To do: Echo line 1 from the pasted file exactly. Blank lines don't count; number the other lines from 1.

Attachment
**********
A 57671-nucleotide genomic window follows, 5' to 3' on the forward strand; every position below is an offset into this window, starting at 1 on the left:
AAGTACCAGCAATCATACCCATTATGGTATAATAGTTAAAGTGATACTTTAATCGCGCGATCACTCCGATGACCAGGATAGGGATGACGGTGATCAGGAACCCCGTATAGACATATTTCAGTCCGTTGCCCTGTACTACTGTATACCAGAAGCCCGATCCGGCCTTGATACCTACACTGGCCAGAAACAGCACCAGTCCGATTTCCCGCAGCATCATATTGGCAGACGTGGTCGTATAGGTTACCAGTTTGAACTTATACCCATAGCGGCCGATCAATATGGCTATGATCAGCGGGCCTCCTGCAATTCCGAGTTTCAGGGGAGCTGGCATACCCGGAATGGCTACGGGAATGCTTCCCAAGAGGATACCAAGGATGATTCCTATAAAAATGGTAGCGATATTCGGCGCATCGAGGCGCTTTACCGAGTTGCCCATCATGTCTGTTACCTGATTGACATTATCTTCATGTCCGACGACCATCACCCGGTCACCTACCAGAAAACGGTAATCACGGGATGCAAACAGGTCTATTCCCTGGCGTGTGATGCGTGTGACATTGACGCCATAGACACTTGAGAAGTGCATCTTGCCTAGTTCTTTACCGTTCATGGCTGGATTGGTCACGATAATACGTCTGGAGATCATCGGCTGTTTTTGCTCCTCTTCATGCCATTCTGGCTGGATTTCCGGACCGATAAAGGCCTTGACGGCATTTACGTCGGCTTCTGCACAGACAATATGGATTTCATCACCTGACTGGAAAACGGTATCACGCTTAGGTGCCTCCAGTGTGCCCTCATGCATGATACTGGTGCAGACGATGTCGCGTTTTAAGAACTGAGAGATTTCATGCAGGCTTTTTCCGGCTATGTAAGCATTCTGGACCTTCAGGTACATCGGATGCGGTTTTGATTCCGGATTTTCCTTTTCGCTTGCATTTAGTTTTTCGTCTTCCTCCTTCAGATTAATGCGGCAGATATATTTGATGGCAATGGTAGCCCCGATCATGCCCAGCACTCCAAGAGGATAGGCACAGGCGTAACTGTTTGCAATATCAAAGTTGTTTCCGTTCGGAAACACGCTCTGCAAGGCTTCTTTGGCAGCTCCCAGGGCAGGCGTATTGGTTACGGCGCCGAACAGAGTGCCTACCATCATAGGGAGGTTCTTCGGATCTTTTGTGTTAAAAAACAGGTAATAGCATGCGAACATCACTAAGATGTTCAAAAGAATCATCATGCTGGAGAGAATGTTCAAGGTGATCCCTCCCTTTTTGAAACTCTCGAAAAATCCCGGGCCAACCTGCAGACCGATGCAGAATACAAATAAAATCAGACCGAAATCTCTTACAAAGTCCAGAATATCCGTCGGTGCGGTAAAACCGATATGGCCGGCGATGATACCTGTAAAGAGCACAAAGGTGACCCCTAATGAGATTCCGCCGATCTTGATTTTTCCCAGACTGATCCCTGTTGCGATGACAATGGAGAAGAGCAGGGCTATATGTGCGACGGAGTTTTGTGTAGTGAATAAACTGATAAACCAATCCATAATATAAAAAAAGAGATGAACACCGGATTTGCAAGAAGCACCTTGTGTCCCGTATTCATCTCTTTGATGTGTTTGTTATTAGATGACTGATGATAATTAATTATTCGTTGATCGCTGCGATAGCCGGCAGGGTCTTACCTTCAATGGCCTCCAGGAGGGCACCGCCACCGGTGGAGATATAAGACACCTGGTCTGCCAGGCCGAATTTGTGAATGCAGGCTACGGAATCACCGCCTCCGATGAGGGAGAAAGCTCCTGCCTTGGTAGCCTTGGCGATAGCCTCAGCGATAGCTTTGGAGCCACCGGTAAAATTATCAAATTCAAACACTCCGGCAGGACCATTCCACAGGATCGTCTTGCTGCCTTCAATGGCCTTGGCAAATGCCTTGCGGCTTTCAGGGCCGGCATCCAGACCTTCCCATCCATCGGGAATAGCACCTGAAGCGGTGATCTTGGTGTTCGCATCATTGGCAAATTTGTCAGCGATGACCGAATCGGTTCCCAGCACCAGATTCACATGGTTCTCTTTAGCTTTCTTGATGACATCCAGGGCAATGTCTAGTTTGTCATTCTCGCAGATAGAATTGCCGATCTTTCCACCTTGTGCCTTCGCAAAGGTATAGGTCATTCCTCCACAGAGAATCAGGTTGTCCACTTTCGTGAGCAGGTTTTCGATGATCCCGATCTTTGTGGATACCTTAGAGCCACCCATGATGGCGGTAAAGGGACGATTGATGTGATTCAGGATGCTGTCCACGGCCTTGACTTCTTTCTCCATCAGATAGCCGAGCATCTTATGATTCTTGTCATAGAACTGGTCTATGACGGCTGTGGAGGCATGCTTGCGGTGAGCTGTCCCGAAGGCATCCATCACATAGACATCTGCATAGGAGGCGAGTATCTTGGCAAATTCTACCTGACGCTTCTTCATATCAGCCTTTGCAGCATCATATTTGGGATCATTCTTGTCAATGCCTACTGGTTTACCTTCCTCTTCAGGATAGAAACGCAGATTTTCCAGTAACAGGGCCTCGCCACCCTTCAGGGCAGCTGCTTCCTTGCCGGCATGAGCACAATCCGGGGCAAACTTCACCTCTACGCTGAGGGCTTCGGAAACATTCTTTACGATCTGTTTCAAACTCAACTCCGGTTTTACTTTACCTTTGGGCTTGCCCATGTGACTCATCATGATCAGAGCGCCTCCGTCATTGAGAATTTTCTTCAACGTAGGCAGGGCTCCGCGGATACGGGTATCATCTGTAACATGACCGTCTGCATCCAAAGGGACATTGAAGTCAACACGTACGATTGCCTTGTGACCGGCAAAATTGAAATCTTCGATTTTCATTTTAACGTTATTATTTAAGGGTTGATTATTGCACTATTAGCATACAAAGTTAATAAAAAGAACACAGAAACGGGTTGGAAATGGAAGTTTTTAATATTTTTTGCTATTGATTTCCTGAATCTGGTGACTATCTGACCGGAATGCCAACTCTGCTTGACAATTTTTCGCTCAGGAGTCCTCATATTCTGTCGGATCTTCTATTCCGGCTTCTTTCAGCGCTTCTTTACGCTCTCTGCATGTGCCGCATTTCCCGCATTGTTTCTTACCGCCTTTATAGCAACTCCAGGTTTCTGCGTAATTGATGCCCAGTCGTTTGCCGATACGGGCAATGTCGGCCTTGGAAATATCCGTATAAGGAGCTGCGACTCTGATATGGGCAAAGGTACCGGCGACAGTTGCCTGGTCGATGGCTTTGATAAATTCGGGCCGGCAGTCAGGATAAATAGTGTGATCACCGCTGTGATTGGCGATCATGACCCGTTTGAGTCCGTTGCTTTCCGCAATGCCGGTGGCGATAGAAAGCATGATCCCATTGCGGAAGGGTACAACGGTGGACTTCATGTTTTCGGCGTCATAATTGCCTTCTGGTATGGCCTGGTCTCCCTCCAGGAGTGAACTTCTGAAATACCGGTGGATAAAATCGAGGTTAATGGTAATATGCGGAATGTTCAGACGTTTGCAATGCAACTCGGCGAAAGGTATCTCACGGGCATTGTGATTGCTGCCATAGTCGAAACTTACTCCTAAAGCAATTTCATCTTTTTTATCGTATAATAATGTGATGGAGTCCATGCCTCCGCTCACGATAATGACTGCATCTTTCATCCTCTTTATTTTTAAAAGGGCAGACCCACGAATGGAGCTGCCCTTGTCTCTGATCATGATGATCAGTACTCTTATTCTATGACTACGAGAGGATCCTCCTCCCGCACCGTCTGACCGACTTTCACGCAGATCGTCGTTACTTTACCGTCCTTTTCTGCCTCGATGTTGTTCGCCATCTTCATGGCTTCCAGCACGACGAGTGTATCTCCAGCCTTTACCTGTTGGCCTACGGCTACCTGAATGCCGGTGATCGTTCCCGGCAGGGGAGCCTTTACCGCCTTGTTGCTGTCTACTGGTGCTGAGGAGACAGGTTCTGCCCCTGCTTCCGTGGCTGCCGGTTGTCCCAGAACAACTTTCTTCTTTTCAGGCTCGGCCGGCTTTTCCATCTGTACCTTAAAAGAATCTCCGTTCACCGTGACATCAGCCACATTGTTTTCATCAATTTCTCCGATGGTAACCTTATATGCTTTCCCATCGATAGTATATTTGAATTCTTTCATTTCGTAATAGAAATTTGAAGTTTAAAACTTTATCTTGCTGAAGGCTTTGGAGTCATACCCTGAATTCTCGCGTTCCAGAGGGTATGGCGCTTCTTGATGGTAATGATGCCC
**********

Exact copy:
A 57671-nucleotide genomic window follows, 5' to 3' on the forward strand; every position below is an offset into this window, starting at 1 on the left: